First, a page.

As Venezuelan President Nicolás Maduro tightens his white-knuckled grip on power, his supporters argue that in at least one respect, they were right all along. The first principle of Chavismo, the movement created by Maduro’s predecessor, Hugo Chávez, is that Chavistas are locked in a permanent struggle with the imperialist United States and its lackeys in the Venezuelan oligarchy. For 20 years the state drilled this message into the public’s heads, at times using it to justify secret police raids, empty shop shelves, and soaring prices.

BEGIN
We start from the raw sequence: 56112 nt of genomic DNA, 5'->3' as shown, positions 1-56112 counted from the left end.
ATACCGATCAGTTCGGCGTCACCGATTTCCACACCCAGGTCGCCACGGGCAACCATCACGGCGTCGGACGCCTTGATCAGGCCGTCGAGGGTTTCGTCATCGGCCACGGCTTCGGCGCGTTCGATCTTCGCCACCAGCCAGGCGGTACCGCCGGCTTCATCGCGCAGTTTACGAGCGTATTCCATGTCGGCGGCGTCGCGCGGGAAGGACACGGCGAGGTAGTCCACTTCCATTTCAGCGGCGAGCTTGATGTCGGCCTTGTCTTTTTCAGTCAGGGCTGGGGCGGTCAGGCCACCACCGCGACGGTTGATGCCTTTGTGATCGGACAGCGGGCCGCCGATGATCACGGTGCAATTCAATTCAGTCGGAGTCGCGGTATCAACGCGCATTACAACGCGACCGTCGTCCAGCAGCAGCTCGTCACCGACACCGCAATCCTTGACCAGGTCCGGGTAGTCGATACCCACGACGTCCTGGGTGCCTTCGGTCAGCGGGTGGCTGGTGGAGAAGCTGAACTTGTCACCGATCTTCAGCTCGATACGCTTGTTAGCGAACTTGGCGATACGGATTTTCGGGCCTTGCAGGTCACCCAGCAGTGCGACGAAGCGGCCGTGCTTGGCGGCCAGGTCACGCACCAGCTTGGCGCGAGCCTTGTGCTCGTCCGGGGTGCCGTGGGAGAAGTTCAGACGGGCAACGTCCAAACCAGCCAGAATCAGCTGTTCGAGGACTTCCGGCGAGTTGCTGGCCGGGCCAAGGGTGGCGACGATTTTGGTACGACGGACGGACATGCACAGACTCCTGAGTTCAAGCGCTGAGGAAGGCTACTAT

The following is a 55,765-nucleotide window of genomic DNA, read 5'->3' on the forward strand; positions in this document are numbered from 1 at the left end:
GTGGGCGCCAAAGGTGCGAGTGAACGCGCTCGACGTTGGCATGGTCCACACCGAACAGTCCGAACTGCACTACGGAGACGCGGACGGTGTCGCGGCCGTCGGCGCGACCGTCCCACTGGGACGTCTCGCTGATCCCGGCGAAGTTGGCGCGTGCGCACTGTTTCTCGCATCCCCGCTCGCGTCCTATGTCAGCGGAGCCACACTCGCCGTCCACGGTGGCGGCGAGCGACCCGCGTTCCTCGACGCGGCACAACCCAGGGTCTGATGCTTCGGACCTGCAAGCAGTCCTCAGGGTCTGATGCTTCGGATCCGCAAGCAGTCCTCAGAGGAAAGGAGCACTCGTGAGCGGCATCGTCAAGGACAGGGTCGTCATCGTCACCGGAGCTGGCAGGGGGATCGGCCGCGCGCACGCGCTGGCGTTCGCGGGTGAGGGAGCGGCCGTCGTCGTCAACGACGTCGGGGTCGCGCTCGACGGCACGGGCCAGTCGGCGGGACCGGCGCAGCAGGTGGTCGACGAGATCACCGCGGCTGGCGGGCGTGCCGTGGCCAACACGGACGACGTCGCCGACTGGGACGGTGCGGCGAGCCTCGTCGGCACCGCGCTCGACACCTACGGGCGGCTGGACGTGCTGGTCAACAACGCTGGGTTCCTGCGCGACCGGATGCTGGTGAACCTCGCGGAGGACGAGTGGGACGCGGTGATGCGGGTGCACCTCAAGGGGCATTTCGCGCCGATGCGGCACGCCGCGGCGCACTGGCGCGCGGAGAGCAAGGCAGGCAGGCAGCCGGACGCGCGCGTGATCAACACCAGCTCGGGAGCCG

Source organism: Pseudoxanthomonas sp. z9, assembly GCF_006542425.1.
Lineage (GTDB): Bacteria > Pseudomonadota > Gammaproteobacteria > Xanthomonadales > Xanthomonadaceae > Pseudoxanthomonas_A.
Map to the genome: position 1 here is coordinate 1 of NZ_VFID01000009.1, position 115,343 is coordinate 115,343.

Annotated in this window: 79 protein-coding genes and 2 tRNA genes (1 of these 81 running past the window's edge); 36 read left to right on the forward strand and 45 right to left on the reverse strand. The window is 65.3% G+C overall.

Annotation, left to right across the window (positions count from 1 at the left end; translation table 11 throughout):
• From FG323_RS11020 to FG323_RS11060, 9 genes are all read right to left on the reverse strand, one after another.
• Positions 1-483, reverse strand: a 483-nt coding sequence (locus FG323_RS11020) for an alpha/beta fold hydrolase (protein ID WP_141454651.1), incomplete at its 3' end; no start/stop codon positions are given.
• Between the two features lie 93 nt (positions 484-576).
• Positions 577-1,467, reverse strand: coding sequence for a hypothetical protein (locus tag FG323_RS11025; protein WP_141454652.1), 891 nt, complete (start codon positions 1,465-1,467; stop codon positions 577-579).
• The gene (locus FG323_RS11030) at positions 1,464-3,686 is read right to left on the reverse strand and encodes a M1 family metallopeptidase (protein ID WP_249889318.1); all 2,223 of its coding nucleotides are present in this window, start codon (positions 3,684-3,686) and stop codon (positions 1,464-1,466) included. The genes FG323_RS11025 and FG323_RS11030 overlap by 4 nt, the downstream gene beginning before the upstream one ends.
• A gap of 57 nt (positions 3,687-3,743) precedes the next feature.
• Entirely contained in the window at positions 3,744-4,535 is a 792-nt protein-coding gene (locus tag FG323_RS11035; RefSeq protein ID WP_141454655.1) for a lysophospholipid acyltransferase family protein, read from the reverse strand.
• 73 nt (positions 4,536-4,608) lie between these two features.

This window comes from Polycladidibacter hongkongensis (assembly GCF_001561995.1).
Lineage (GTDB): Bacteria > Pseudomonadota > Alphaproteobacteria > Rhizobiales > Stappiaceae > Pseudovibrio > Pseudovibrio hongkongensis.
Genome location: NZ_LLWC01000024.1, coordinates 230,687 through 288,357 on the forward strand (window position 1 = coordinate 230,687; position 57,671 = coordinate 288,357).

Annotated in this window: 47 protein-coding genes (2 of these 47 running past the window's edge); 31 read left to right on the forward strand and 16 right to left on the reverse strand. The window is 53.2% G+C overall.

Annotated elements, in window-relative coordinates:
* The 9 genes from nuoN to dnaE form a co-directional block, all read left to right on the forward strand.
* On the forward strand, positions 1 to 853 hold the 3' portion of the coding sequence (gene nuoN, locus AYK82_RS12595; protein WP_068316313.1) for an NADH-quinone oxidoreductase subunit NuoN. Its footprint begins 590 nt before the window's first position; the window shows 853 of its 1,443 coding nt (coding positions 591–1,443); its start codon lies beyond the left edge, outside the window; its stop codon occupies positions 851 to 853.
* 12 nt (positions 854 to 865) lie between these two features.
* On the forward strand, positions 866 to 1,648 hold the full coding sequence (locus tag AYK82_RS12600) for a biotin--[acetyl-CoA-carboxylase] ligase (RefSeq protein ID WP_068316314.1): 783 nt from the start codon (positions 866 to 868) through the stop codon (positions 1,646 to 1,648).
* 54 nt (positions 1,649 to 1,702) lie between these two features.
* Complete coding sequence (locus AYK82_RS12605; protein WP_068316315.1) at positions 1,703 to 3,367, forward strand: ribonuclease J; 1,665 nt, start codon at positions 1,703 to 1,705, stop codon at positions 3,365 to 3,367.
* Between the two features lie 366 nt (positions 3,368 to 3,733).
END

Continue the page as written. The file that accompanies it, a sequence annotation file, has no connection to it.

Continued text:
The American bogeyman apparently turned real on January 23: opposition leader Juan Guaidó declared himself interim president, and the United States, Canada, and many countries in Latin America rushed to endorse his claim. “The fundamental issue in our revolution is independence,” one Maduro loyalist told me. “No one accepts the capitulation of the government or ultimatums from the United States.”
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